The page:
For some reason they forgot to include Carol Channing (and she was even nominated for an Academy Award!), Dick Miller, Sondra Locke, Verne Troyer, R. Lee Ermey, and others.
Now, some will say they didn’t mention those people for two reasons. One, they don’t have time for everybody. This can’t be true, because they did include in the segment behind-the-scenes people that movie fans have never heard of (nothing against including those people, but if you do, you can’t use the “we didn’t have time” excuse). The second reason they give is that people like Stanley Donen — one of the most famous directors in history — died too recently. It’s true, Donen did die just last week, but they could have at least mentioned him (and they did include actor Bruno Ganz, who also died recently).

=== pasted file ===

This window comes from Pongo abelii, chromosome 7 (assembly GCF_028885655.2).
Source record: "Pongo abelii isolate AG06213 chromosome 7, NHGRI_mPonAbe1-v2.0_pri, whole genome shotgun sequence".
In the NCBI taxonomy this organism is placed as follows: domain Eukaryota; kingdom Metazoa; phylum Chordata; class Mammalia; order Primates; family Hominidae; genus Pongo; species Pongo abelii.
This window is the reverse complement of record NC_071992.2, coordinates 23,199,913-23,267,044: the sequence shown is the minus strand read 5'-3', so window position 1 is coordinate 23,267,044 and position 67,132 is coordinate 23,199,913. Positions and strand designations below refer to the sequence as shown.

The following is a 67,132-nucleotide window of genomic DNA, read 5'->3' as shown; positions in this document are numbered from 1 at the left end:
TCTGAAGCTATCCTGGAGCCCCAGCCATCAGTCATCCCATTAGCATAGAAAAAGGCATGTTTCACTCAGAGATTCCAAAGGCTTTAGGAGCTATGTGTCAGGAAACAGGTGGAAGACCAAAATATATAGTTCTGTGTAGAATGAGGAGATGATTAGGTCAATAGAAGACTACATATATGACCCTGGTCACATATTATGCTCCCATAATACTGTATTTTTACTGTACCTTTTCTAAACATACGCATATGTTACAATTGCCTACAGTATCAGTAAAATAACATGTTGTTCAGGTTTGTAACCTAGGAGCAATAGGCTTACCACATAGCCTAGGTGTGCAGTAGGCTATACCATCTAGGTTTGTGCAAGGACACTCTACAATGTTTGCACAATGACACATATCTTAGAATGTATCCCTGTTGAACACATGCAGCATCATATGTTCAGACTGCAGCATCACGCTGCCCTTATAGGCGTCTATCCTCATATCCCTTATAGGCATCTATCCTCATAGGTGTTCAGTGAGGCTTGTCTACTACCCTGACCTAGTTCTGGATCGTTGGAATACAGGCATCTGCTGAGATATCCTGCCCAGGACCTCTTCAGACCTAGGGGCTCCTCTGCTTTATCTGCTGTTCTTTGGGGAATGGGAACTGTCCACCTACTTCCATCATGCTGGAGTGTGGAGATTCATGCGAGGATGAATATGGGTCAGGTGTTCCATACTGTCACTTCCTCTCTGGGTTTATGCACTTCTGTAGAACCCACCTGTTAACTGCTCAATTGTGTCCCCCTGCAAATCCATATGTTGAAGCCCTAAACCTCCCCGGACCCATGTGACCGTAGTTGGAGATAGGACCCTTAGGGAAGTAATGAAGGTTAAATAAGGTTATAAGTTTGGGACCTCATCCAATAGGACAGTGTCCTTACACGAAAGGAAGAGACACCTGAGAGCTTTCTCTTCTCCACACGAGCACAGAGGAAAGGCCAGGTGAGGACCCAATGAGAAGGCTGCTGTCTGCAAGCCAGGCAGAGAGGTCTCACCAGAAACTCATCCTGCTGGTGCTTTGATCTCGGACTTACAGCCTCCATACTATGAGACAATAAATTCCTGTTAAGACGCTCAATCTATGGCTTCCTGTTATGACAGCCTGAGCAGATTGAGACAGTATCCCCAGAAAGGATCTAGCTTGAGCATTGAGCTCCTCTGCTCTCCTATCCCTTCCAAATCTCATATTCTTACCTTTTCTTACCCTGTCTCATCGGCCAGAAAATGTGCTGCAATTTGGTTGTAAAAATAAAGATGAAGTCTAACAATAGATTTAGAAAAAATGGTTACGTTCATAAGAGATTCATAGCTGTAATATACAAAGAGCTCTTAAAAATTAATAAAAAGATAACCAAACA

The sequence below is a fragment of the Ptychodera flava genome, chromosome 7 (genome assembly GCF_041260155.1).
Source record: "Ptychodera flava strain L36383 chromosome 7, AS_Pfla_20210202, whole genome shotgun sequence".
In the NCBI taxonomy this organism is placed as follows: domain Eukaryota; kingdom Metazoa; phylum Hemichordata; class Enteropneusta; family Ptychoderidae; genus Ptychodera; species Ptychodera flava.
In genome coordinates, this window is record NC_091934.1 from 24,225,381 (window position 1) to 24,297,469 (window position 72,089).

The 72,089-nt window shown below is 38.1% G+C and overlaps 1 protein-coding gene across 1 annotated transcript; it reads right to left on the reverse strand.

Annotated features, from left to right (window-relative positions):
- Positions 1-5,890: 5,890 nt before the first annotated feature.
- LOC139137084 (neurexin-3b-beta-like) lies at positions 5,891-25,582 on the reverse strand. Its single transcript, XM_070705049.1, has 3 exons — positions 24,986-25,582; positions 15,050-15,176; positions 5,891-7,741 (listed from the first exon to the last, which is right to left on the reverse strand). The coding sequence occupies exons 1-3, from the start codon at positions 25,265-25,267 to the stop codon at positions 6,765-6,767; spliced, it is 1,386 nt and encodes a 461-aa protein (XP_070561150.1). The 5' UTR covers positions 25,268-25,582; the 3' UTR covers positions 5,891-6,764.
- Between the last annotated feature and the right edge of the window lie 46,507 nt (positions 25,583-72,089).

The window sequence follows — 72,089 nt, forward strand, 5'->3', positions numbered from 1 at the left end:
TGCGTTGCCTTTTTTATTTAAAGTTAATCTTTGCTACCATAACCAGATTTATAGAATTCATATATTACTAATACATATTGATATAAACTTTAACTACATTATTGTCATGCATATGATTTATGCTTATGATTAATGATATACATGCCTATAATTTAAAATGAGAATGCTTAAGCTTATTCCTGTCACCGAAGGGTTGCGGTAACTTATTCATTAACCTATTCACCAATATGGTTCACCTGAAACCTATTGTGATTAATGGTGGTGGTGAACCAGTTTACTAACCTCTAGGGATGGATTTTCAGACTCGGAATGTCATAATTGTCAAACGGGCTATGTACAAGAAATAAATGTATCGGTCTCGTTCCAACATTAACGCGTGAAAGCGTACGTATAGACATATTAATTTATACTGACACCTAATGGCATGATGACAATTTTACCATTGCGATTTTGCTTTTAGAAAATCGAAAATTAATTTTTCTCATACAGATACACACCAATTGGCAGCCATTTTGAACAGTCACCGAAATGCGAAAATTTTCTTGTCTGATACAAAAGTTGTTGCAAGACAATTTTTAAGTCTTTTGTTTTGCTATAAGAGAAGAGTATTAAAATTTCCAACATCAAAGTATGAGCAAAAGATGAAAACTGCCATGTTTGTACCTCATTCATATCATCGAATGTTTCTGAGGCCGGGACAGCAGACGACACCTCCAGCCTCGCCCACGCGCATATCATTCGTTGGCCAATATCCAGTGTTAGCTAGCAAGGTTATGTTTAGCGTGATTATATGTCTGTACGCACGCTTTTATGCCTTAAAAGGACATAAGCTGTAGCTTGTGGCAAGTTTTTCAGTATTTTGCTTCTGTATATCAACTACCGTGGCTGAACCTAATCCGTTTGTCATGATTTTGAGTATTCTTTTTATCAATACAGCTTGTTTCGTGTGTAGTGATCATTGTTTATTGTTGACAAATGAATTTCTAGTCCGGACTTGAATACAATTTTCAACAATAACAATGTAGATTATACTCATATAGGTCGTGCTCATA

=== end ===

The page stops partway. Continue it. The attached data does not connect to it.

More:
This show is supposed to be a celebration of the year in film. They need to make the “In Memoriam” segment longer and include more people, or not have it at all. At the very least, tell viewers where they can see a longer list online.
RIP Stanley Donen, Brody Stevens, W.E.B. Griffin, Ethel Ennis, Mark Hollis, Jeraldine Saunders, Dick Churchill, Morgan Woodward
Stanley Donen directed such classic films as Singin’ in the Rain, On the Town, Charade, Seven Brides for Seven Brothers, Funny Face, and Damn Yankees. He died last week at the age of 94.
Here’s the title number from Singin’ in the Rain. Gene Kelly was sick with a 103-degree temperature when he filmed it:
Brody Stevens was a well-liked stand-up comic who appeared as a warm-up act for many comics and also acted in movies like The Hangover and Due Date. He died last week at the age of 48.